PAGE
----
Have you gotten tired of that endless stream of documents? Well, your wish has come true, because this part of the novel shifts to a standard, first-person narration from Bee.
She and Elgin fly first-class (thanks, Microsoft) to Santiago, Chile to begin their own Antarctic journey. Things are tense, as usual.
Thinking back to her time at Choate, Bee remembers its "big and majestic" campus (6.37). That was the only thing she liked about it, however.
All the other kids were rich and pretentious...not Bee's type. She even preferred the schmucks back at Galer Street over this gaggle.
In that situation, receiving the dossier was a breath of fresh air. She describes how upset she was when she realized that Sarah was sneaking through her stuff and reading it.
As we know, this led to her leaving Choate. She'll be transferring to Lakeside, which is back in Seattle.
The first thing Bee does when she gets to Seattle is go to Youth Group, but it's a disappointment.
The youth minister makes an uncomfortable comment about Bernadette when she arrives, and Bee can tell that Kennedy is now nervous around her.
Back in the present, Bee and Elgin board the cruise ship. Bee admits to us that she's not actually here for closure at all; she wants to find Bernadette.
So she starts snooping. Her first stop: the Shackleton Lounge, where, according to Bernadette's passenger log, she spent many a night pounding drinks.
Bee approaches a group of "crew members" and "naturalists" and asks whether any of them were on the same cruise as her dear old mum (6.75).
Nobody knows Bernadette, but they all know of her. They refer to her as the "lady who killed herself," which infuriates Bee (6.85). She storms back to the room, blowing straight past Elgin.
Alone, she examines the captain's log to see where else Bernadette spent time. A $433 charge at the gift shop is a good place to start.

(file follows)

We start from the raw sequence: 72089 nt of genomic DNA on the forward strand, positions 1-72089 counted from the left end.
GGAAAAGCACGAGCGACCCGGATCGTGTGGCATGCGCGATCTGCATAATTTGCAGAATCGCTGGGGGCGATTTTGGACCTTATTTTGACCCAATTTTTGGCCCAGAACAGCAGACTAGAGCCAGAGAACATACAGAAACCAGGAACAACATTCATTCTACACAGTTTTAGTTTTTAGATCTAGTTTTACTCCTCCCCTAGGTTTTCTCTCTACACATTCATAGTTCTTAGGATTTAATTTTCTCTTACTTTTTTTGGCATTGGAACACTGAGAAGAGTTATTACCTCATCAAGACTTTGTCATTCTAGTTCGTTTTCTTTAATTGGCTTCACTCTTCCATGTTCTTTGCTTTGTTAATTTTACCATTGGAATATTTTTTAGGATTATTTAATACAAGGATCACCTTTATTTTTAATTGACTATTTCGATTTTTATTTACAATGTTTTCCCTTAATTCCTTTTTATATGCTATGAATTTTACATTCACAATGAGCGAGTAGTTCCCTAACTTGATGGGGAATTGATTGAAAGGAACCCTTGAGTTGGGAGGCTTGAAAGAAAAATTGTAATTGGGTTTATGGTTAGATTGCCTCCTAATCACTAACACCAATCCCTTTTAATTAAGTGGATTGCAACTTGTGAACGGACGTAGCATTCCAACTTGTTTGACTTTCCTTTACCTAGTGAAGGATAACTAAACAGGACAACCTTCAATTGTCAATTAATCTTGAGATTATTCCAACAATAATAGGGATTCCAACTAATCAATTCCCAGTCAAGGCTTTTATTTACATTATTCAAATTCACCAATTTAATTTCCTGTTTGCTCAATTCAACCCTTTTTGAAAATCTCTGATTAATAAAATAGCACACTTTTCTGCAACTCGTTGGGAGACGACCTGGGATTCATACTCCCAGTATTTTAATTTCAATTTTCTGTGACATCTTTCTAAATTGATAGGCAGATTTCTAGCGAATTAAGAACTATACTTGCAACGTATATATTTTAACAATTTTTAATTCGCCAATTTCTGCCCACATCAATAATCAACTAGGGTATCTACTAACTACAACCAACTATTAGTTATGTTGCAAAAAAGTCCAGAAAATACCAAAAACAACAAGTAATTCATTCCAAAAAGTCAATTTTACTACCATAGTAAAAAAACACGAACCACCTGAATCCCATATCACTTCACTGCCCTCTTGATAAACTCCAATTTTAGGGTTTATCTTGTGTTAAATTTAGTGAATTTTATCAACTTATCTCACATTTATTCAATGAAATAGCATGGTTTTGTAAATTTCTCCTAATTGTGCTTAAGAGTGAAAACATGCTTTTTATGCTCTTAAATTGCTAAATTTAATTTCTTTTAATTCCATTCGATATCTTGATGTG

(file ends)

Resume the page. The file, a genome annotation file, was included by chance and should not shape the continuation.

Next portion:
She gets bowled over by a wave of seasickness as soon as she leaves the room. A nice housekeeper notices and guides her back to her bed, where she slips into a deep sleep.
Bee wakes up 14 hours later, just as the ship is passing through the Drake Passage. Everyone is locked up in their rooms, but Bee braves the tossing ship to check out the gift shop.
The ship is so shaky that the shop is locked up. Bee asks the lone worker if she can get a copy of Bernadette's receipts. The woman promises to send them to the room.
And she does...though Elgin intercepts her first.
Bee finally admits to her dad that she's not here for closure, but instead an icy cold rescue operation.
Her theory, she explains, is that mom had such a good time on the cruise that she decided to stay in Antarctica.
Elgin is convinced that Bernadette died, however. Bee accuses him of only believing that because it's "'convenient'" for him given the whole lovechild thing (6.172).
Upset, Elgin drags her up the deck of the ship to show her how unlikely it is that Bernadette could survive in such extreme temperatures. The first blast of icy air makes his argument well.
Finally, Bee admits to herself that she will "never find" her mother (6.204). Elgin tries to comfort her, but she runs straight back to the room and goes to sleep.
Bee is awoken by the sound of Michael Jackson's "Man in the Mirror." Apparently, that's how cruise ships celebrate their arrival in Antarctica proper.
Elgin spends the days going out on excursions, but Bee hardly leaves the room. She watches as the passengers leave the ship in "black rubber boats with motors called Zodiacs" from her window (6.221).
One night, she's watching TV when she sees an announcement about an excursion the following day to Port Lockroy, a former British military outpost.
A bolt of inspiration strikes Bee...maybe that's where Bernadette is hiding. She decides to join the excursion and find out herself.